Good Fruit Grower

May 15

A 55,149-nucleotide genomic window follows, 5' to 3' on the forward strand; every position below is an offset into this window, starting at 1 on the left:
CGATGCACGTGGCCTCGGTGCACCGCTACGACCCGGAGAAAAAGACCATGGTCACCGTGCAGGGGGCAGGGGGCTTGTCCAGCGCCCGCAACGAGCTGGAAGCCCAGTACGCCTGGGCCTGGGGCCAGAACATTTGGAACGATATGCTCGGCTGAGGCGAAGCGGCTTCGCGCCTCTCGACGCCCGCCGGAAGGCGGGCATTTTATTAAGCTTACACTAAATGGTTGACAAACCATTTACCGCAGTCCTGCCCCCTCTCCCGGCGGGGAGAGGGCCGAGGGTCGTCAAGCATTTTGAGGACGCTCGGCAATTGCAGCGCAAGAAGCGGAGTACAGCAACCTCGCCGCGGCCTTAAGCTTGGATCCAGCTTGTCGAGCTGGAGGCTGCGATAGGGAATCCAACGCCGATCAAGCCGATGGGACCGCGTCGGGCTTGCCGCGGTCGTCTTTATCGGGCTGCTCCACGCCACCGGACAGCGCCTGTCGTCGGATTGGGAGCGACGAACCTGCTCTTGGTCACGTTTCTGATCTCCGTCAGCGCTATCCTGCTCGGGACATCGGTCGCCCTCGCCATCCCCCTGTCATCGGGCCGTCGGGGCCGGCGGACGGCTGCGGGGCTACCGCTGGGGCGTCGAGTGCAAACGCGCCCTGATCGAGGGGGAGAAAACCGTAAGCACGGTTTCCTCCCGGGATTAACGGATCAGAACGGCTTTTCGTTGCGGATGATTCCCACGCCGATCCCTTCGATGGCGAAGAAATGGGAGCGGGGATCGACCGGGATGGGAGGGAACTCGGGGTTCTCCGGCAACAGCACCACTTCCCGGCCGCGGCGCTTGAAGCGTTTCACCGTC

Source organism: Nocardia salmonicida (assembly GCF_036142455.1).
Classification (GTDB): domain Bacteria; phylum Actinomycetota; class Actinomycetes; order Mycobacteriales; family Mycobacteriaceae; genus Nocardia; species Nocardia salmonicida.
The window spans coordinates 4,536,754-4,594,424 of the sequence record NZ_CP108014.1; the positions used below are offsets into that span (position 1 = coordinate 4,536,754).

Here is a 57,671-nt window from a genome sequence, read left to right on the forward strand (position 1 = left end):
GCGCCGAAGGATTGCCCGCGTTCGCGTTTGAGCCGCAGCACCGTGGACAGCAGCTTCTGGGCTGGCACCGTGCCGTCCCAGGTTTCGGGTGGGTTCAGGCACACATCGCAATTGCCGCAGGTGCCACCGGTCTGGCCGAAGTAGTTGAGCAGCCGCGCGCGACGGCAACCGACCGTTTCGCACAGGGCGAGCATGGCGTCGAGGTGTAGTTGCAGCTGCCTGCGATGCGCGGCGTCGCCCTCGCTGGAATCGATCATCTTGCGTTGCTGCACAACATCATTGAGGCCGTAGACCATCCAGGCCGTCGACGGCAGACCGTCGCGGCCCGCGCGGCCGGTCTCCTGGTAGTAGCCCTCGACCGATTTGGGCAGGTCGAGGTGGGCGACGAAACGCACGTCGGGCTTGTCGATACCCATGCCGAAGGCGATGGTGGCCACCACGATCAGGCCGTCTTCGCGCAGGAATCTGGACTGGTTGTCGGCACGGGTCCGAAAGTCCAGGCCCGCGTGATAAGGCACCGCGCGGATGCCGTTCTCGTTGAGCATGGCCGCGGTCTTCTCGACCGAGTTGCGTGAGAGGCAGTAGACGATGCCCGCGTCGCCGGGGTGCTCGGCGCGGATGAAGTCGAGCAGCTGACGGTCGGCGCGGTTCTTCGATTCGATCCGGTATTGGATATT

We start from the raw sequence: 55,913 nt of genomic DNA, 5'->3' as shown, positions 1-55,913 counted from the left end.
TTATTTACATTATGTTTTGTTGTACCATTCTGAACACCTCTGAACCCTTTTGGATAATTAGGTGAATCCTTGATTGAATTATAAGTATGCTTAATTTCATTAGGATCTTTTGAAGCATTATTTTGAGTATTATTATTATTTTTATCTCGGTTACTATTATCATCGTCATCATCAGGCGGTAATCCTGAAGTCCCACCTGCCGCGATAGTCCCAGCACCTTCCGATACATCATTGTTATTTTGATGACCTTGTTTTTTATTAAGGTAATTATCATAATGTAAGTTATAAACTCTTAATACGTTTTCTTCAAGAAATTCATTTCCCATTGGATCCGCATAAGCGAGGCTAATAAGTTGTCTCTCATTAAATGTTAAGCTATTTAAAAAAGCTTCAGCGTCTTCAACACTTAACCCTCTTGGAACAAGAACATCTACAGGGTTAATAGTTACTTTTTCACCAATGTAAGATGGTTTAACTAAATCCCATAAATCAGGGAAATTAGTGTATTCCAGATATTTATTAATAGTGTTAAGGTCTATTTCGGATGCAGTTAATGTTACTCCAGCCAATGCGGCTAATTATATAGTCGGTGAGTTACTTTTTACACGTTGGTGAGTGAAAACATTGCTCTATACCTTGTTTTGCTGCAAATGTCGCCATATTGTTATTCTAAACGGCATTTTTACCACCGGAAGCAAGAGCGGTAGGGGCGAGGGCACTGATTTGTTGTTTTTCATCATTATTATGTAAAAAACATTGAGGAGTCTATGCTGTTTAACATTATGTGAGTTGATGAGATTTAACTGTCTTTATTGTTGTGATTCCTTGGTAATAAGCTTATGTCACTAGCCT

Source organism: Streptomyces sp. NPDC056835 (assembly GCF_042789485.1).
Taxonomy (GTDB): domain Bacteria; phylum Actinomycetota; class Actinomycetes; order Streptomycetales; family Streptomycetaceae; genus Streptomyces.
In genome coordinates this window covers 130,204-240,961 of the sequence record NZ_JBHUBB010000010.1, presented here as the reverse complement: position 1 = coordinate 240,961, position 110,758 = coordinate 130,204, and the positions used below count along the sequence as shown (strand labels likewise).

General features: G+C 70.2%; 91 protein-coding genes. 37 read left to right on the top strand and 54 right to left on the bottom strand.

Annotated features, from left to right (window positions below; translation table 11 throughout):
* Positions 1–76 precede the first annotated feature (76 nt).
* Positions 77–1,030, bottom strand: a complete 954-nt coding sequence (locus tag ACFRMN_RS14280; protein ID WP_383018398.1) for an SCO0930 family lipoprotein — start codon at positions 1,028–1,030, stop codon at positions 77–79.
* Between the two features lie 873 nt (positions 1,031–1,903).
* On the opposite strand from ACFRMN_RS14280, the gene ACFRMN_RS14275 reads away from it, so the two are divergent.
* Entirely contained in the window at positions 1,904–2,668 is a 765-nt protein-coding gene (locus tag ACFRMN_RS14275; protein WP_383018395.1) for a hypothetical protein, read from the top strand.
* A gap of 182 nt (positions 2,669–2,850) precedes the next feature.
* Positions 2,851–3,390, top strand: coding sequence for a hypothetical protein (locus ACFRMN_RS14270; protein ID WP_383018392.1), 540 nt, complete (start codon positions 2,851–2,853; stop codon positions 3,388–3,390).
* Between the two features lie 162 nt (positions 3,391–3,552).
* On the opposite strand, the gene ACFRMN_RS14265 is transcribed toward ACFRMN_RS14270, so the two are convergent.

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PHOTO BY MELISSA HANSEN Servando Rodriguez manages the production of 400 acres of apples and cherries and 450 acres of wine grapes for Sagemoor Farms. Sagemoor sells grapes to more than 60 wineries, and many have their own crop load and harvest preferences. Rodriguez has developed long-term relationships with winemakers like Marty Clubb of L'Ecole Cellars, Barnard Griffin Winery's Rob Griffin, and the late David Lake of Columbia Winery. "I listen to what the winemakers tell me they want, and then I tell them what I think we can do," Rodriguez said in describing his relationships with winemakers. "I try hard to deliver what they want, and most of the time, we do." In February, industry peers recognized his extraordinary attention to grape growing, honoring him with the Grower of the Year Award of the Washington Association of Wine Grape Growers. Griffin presented the award. "I had to learn everything from scratch." Rare individual General manager Kent Waliser credits Rodriguez for creating a good work environ—Servando Rodriguez ment that keeps workers loyal. "His ability to manage people is rare," he said, adding that if Rodriguez had been able to go to college, he could have had an upper management position, like a human resources director. "Servando can negotiate like a used car salesman to get the best of any deal," Waliser said, adding that to find someone like Rodriguez whom the workers trust is rare. "He can also use his skills to diplomatically navigate difficult situations with people so they feel good about the outcome. His work ethic serves as an example and provides leadership to all, and no one wants to let him down." When workers come looking for a job and Sagemoor has none, Rodriguez refers them to neighboring farms, a win-win situation for all. He's also known to lend his own money to workers short of cash for gas or food. "Ninety-nine percent of the time I get my money back," he said. But he told of one instance when a couple left for a job in Wenatchee without repaying $60. He wrote it off to goodwill, but six weeks later, the couple stopped on their way south to repay the money. • AGING workforce PHOTO COURTESY OF SAGEMOOR FARMS S agemoor Farms hasn't been short of labor the last few years like other tree fruit growers have, likely because of its proximity to the 260,000 residents of Washington's Tri-Cities. But Servano Rodriguez sees a change in today's workforce that troubles him. "We're not replacing the aging workers," said the production manager at Sagemoor, a diversified farming partnership that produces apples, cherries, and grapes. It takes two young workers to replace one old, Rodriguez says. "The young ones don't have the same work ethic as the older generation—they don't work as hard and are more likely to quit before the job is done." With the graying of the agricultural work force, the labor shortage is likely to get worse as fewer young workers arrive from Mexico and fewer attempt to cross the border because of tighter immigration enforcement and drugcartel violence along the border. It's also been reported that with a rebounding economy, Mexican farmers are facing their own labor shortage. On a positive note, tree fruit architecture has changed to allow more work to be done from the ground and less from ladders, broadening the potential labor pool and encouraging more female workers, he said. "Women are more steady and consistent in their pruning, thinning, and tree training. With smaller trees, women don't have to move ladders around and can do most tree tasks from the ground." Sagemoor employs about 25 full-time workers for the Pasco operation and has a core group of 75 apple and grape workers employed most of the year. Average length of employee service for full-time employees is around 20 years, Rodriguez said; that is a testimony to a good work environment. Some of their tractor operators have been there for 30 years. —M. Hansen GOOD FRUIT GROWER May 15, 2013 27

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